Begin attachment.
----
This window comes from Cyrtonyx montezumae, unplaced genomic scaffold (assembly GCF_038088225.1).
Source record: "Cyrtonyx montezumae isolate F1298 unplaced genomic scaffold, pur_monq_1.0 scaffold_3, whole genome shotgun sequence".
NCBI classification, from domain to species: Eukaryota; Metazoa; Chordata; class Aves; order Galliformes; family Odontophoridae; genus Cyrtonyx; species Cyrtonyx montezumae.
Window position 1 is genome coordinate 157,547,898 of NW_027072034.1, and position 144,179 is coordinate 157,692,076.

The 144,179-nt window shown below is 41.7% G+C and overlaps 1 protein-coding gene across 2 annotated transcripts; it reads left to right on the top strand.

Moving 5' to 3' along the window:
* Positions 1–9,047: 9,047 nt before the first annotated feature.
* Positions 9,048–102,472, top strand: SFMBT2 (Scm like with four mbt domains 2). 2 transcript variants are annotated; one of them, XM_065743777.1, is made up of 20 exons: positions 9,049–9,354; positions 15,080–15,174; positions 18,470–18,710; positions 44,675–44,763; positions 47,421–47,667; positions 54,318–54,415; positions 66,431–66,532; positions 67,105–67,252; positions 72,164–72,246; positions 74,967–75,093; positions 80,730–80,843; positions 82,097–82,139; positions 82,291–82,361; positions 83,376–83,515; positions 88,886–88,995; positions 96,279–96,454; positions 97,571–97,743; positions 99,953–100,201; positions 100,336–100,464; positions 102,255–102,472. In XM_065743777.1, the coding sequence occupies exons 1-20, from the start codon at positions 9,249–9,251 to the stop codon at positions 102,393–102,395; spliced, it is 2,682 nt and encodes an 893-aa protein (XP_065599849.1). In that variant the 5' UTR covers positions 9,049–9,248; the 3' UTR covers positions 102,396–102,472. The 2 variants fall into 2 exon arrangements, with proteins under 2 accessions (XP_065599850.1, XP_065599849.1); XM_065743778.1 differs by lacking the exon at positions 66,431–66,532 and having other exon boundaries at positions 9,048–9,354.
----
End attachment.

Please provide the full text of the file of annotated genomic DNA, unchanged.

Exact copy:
This window comes from Cyrtonyx montezumae, unplaced genomic scaffold (assembly GCF_038088225.1).
Source record: "Cyrtonyx montezumae isolate F1298 unplaced genomic scaffold, pur_monq_1.0 scaffold_3, whole genome shotgun sequence".
NCBI classification, from domain to species: Eukaryota; Metazoa; Chordata; class Aves; order Galliformes; family Odontophoridae; genus Cyrtonyx; species Cyrtonyx montezumae.
Window position 1 is genome coordinate 157,547,898 of NW_027072034.1, and position 144,179 is coordinate 157,692,076.

The 144,179-nt window shown below is 41.7% G+C and overlaps 1 protein-coding gene across 2 annotated transcripts; it reads left to right on the top strand.

Moving 5' to 3' along the window:
* Positions 1–9,047: 9,047 nt before the first annotated feature.
* Positions 9,048–102,472, top strand: SFMBT2 (Scm like with four mbt domains 2). 2 transcript variants are annotated; one of them, XM_065743777.1, is made up of 20 exons: positions 9,049–9,354; positions 15,080–15,174; positions 18,470–18,710; positions 44,675–44,763; positions 47,421–47,667; positions 54,318–54,415; positions 66,431–66,532; positions 67,105–67,252; positions 72,164–72,246; positions 74,967–75,093; positions 80,730–80,843; positions 82,097–82,139; positions 82,291–82,361; positions 83,376–83,515; positions 88,886–88,995; positions 96,279–96,454; positions 97,571–97,743; positions 99,953–100,201; positions 100,336–100,464; positions 102,255–102,472. In XM_065743777.1, the coding sequence occupies exons 1-20, from the start codon at positions 9,249–9,251 to the stop codon at positions 102,393–102,395; spliced, it is 2,682 nt and encodes an 893-aa protein (XP_065599849.1). In that variant the 5' UTR covers positions 9,049–9,248; the 3' UTR covers positions 102,396–102,472. The 2 variants fall into 2 exon arrangements, with proteins under 2 accessions (XP_065599850.1, XP_065599849.1); XM_065743778.1 differs by lacking the exon at positions 66,431–66,532 and having other exon boundaries at positions 9,048–9,354.